Several embossed surfaces 64 are provided within outer plate 42 which, for convenience of store personnel, indicate the location at which the plate portions 42 and 44 should be cut by scissors or another sharp instrument, thus permitting the cassette to be withdrawn from cassette holder 10 when the cassette is being purchased. To facilitate cutting open of the holder 10, cut-out areas 70 are provided in end aperture 50. The cut-out areas 70 provide portions of reduced thickness which are in alignment with notches 64.
A theft resistant cassette holder 10 according to this invention must be cut through at least one of the pairs of plates 42 and 44 in order to permit withdrawal of the cassette assembly 16. If desired, the plates 42 and 44 can be cut in two places (top and bottom) in order to allow the holder to be opened more fully for easier removal of the cassette. The invention can be constructed to hold and secure the cassette in such a tight fitting relationship that severing the plates 42 and 44 in two places is necessary for ready removal of the cassette.
The theft resistant cassette holder 10 according to this invention is preferably formed from a polymeric material such as polypropolyene which provides sufficient resiliency to permit deflection of plates 42 and 44 as hooks 54 are inserted therebetween, and permits cutting by scissors. These materials are also easily worked and are relatively inexpensive.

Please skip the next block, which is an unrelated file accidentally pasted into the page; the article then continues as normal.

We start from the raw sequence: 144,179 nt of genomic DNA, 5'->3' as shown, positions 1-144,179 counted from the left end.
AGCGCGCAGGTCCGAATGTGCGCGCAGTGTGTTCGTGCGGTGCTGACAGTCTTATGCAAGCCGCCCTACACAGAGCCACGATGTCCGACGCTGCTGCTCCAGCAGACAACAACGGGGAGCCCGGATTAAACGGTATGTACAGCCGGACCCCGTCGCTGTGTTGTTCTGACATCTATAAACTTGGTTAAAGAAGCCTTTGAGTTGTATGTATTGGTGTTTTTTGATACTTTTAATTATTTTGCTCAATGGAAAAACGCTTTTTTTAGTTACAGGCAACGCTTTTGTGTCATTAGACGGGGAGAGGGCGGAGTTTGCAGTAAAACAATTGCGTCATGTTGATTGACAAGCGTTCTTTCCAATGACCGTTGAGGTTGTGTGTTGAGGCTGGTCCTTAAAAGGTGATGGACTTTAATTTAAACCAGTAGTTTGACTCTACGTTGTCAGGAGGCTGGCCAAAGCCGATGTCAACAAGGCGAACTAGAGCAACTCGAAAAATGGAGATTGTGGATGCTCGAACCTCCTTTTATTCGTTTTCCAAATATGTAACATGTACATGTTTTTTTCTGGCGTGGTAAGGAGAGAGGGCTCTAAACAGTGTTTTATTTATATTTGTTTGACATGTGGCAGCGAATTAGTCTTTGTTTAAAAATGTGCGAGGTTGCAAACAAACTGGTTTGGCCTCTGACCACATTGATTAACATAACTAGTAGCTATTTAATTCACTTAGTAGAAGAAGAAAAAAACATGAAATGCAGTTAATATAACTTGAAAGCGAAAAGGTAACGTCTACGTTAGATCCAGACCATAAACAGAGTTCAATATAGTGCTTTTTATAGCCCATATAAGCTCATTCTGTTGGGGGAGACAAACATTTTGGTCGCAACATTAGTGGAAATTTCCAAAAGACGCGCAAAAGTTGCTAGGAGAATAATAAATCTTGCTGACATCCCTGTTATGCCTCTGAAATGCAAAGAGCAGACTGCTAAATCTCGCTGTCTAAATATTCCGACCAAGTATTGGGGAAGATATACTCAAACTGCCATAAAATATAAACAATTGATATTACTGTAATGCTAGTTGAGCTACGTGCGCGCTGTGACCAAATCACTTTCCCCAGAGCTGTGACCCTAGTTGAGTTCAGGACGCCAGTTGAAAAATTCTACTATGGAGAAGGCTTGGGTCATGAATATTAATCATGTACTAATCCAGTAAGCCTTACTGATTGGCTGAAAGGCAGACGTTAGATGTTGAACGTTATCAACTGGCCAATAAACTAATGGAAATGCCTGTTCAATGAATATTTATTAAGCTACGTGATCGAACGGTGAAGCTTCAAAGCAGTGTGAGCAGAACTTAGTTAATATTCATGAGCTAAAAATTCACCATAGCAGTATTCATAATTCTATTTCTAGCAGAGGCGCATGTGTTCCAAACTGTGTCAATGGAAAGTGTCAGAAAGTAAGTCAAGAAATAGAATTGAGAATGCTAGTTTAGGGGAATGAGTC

While the above description constitutes the preferred embodiments of the present invention, it will be appreciated that the invention is susceptible to modification, variation and change without departing from the proper scope and fair meaning of the accompanying claims.
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|U.S. Classification||206/387.11, 206/1.5, G9B/23.015, 206/807|
|International Classification||B65D61/00, G11B23/023|
|Cooperative Classification||Y10S206/807, B65D61/00, G11B23/023|
|European Classification||B65D61/00, G11B23/023|
|Apr 9, 1984||AS||Assignment|
Owner name: HANDLEMAN COMPANY, 1055 W. MAPLE ROAD, CLAWSON MIC
Free format text: ASSIGNMENT OF ASSIGNORS INTEREST.;ASSIGNOR:MORRIS, WILLIAM L.;REEL/FRAME:004248/0443
Effective date: 19840328
|Jul 22, 1986||CC||Certificate of correction|
|Sep 26, 1989||REMI||Maintenance fee reminder mailed|
|Feb 25, 1990||LAPS||Lapse for failure to pay maintenance fees|
|May 8, 1990||FP||Expired due to failure to pay maintenance fee|
Effective date: 19900225